3. 3. er. With this increase, the need for architecture has become evident in the domains of business model, software, and ICT platform. This development can be described in refer- ence to three domain architectures, the business model architecture, the software architec- ture, and the (IC) technology architecture. Overview In the historical development of enterprise organisation and information techno- logy, six development phases can be distinguished: 1. The functional hierarchy. 2. The functional hierarchy with function oriented automation. 3. The functional hierarchy with shared database on mainframes. 4. The process oriented enterprise. 5. The supply chain oriented enterprise. 6. The web-enabled agile enterprise. In chapter 2, the different phases are presented sequentially, abstracting from a possible overlap in time. For each development level, we describe the aspects that must be covered in four domain architectures, and how they are mutually connected. In chapter 3 we summarise some aspects of the four domain architectures for the current development level 6. These aspects are structure, interaction, distribution, stake- holders, concerns and performance measures. Finally, three issues that are relevant for architectures in the inter-domain context will be described. These issues are complexity, flexibility versus performance, and the leveraging and enabling relationship between domains. 2. Historical development Before the industrial revolution, manufacturing was based on craft. Products were usually unique (one of a kind, but not always ordered by customers). Moreover, the flow of one-of-a-kind goods was rather accidental, being pushed by producers or traders to markets, rather than pulled by customer orders. Therefore, the flow of goods was slow, and many resources were wasted in quality control of these goods. Ordering was always a local process. Trade required many links, was not predictable, often not based on money, and not included in ordering. The history of modern organisations is rooted in two evolutionary lines (Hammer & Champy, 1993):  the principle of the division of labour, as described by Adam Smith in The Wealth of Nations (1776), and later improved by Ford and Sloan who applied the principle to the assembly of the automobile (1909)  the invention of the business bureaucracy by railroad companies (1820): in or- der to prevent collisions on single-track lines that carried trains in both direc- tions, railroad companies invented formalised operating procedures and the or- ganisational structure and mechanisms to carry them out (command-and-con- trol structure) 3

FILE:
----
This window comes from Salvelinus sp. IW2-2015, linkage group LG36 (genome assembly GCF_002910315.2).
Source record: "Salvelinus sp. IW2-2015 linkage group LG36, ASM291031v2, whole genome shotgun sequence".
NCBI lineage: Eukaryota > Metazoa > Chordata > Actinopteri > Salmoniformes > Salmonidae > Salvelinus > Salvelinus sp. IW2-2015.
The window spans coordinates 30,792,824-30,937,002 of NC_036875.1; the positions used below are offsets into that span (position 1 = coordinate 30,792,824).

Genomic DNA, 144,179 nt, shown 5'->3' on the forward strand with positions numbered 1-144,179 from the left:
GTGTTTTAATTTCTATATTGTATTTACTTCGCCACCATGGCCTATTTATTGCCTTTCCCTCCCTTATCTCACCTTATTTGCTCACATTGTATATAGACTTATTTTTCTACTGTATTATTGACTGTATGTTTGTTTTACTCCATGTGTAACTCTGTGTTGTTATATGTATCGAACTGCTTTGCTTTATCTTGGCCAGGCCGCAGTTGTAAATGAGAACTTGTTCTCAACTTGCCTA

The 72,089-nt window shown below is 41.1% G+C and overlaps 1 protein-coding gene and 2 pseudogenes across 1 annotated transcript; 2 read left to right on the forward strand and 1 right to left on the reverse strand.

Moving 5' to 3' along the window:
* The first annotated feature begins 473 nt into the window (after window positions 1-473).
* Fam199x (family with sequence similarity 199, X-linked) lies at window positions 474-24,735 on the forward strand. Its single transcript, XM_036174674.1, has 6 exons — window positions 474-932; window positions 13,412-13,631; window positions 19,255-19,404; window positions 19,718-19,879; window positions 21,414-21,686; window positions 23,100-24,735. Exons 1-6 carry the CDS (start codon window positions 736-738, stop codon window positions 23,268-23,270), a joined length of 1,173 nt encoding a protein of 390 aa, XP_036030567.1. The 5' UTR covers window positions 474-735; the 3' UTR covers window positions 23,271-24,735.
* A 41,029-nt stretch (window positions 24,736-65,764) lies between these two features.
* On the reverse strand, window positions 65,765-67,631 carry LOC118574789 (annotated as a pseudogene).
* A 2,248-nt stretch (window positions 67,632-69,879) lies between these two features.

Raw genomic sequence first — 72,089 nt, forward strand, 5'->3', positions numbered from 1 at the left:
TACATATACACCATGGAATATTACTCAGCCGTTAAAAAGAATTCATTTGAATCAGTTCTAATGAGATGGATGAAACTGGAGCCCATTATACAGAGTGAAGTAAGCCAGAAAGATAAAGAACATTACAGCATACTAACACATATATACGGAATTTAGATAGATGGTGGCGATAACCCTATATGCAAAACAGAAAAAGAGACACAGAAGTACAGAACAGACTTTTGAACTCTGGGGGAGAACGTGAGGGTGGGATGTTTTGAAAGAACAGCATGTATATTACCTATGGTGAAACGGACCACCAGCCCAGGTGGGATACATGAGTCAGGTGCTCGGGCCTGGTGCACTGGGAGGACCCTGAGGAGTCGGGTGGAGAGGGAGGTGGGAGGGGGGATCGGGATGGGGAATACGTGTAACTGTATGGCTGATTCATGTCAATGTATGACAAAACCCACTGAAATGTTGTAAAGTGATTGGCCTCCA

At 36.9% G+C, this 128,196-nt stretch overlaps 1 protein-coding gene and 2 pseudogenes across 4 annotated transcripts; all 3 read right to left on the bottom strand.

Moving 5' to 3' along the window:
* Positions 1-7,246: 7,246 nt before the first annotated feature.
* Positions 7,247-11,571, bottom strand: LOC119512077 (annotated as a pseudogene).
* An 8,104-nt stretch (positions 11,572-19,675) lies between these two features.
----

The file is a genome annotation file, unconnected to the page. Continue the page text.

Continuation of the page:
4. 4. 2.1. The functional hierarchy without automation: the 50ies. Business architecture: The dominant model of the organisation after the industrial re- volution is the functional hierarchy and the only information system is the general ledger. The organisation is engineered over a long period of time for operation in a stable environment. Until the middle of this century, the enterprise structure has been dominated by the machine bureaucracy, which comprises organisational units each specialised for one function such as Sales, Marketing, Ordering, Ship- ping, Warehousing, Manufacturing, Purchasing, Finance, and HRM. These func- tional units are largely self-contained and tend to focus more on the management of their resources than on the management of business processes which cross the boundaries of these units. Products are mass-produced, and their distribution is supported by a transportation and banking infrastructure. Usually organisations have a local geographical scope (in Europe: independent organisations per coun- try). Business Model architecture: The business model architecture is implicit in the work- routines and file systems of the organisation. Communication is achieved by passing documents between functions. Software architecture: There is no software architecture as software applications are not available yet. There is a (manual) database (a set of index-sequential files) for each function. Calculation and data storage functions are performed by people with the assistance of mechanical calculators and manual file systems. ICT platform architecture: There is no ICT platform yet as the technology base of the in- formation processing and communication is very limited. Communication re- quires humans to exchange documents or messages between these functions, or between enterprises, mostly on paper via mail, or via telephone and telex. The enabling role of the implicit model architecture for the enterprise is in the area of speed (of access to data, allowing mass production), predictability, correctness, repeatability, and accountability. 2.2. The functional hierarchy with function oriented automation: the 60ies. Business architecture: As the first computation and data storage applications become available, the business architecture remains pretty much the same through the six- ties as it was in the fifties, showing a hierarchy composed of self contained func- tional units under central control. Smooth communication within organisations in such a structure is mainly vertical. Horizontal communication, as required by cross-functional business processes, is not really organised, and tends to be slow. Moreover, much energy is lost in quality control of data, which passes the bound- aries of functional units. Business Model architecture: The business model architecture remains largely unchanged and implicit, but information and data structure is made explicit on a function by function basis, by declaring record formats for punch cards or magnetic tapes. Software architecture: Software applications are introduced for calculations and data storage. For each function there is a database (a set of index-sequential files) plus self-contained applications. Computer technology supports computing and data 4